Celebrity blogger Perez Hilton vows to quit bullying

LOS ANGELES (Reuters Life!) - Celebrity blogger Perez Hilton, who has made headlines by “outing” gay and lesbian stars, has vowed to stop being a bully and support a growing campaign to raise awareness about teen suicides and gay bullying.

Blogger Perez Hilton arrives at the 2009 American Music Awards in Los Angeles, California November 22, 2009. REUTERS/Danny Moloshok/Files

After asking to appear on “The Ellen DeGeneres Show,” Hilton told the popular TV chat show host that he no longer wanted to be portrayed as a bully and would change his website so that he no longer called people nasty nicknames or “outed” people.

His promise comes in the wake of the suicide of 19-year-old college student Tyler Clementi, whose encounter with a gay man was secretly filmed by a room mate and distributed on the Internet. Clementi jumped off the George Washington Bridge between New York City and New Jersey.

“Over the last two weeks I have been doing everything I can to bring awareness to the teen suicides and gay bullying,” Hilton tells DeGeneres, according to a pre-released transcript of her show airing on Wednesday.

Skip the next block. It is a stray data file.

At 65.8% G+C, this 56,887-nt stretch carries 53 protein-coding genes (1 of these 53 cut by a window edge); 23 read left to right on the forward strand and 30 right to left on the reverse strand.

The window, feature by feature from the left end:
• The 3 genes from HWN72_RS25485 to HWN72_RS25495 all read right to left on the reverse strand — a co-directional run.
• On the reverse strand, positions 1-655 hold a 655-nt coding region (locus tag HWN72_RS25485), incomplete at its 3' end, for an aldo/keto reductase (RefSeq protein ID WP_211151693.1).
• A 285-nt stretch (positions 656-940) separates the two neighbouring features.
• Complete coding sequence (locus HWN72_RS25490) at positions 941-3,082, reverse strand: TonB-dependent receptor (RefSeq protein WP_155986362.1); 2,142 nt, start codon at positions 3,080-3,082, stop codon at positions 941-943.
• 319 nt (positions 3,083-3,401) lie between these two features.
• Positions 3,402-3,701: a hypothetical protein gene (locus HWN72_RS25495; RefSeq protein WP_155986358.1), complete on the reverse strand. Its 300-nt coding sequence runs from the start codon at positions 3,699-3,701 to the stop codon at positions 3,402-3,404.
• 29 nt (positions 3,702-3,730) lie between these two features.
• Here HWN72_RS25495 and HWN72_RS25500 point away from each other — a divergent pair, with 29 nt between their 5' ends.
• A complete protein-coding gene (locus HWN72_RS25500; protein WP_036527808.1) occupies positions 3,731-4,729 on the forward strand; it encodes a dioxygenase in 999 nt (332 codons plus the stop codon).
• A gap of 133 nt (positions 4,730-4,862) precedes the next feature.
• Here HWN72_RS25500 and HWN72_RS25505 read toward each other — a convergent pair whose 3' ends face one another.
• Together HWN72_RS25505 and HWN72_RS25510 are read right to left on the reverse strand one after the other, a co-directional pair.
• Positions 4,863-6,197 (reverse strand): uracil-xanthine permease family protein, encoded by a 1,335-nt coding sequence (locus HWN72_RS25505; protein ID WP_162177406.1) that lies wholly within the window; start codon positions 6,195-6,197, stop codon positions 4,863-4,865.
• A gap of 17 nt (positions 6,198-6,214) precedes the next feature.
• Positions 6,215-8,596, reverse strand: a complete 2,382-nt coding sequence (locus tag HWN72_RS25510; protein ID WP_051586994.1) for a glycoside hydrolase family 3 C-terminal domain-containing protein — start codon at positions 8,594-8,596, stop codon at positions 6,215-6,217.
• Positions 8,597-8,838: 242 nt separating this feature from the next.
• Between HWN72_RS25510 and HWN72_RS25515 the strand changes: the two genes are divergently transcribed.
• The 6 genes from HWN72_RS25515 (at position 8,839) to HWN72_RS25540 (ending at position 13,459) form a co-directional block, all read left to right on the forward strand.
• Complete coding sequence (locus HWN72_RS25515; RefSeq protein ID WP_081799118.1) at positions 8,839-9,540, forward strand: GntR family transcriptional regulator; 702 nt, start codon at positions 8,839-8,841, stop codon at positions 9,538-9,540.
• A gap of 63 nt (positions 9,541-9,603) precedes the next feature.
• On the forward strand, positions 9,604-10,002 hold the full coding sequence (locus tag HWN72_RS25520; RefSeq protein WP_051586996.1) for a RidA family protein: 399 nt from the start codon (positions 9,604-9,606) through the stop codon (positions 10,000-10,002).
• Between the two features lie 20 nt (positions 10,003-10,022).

“In doing so a lot of people have called me a hypocrite and a bully myself and a big one ... From now on I really want to be part of the solution and not part of the problem,” added the blogger, who is openly gay.

DeGeneres, one of Hollywood’s most prominent lesbians who is married to actress Portia de Rossi, said she had been advised not to let Hilton appear on her show but she decided to allow him on to hear his views as she believed in giving second chances.

But she questioned whether the likely loss of money from his website would send 32-year-old Hilton back to his old, mean ways.

“I’ve been thinking about this for a while and this was the impetus for it all. It’s definitely a concern but I don’t care,” Hilton told her.

“I’m not motivated by money ... I just feel like this is the right decision for me.”

After Clementi’s suicide, DeGeneres made an emotional appeal on her show for an end to teenage bullying and a growing number of celebrities have come forward to speak out about gay teen bullying.

“Project Runway” star Tim Gunn released a video last week describing how he tried to kill himself as a teenager in a botched suicide bid after being bullied because he was gay.

Popular “Glee” actor Chris Colfer, 20, who plays a version of himself as a gay high school student, has joined a campaign by the Trevor Project -- a nationwide suicide prevention hotline for gay, lesbian, bisexual and transgender youth and those questioning their sexual orientation.

“How I Met Your Mother” star Neil Patrick Harris, “Harry Potter” actor Daniel Radcliffe, and DeGeneres have all filmed videos for the campaign.

Writing by Belinda Goldsmith, Editing by Elaine Lies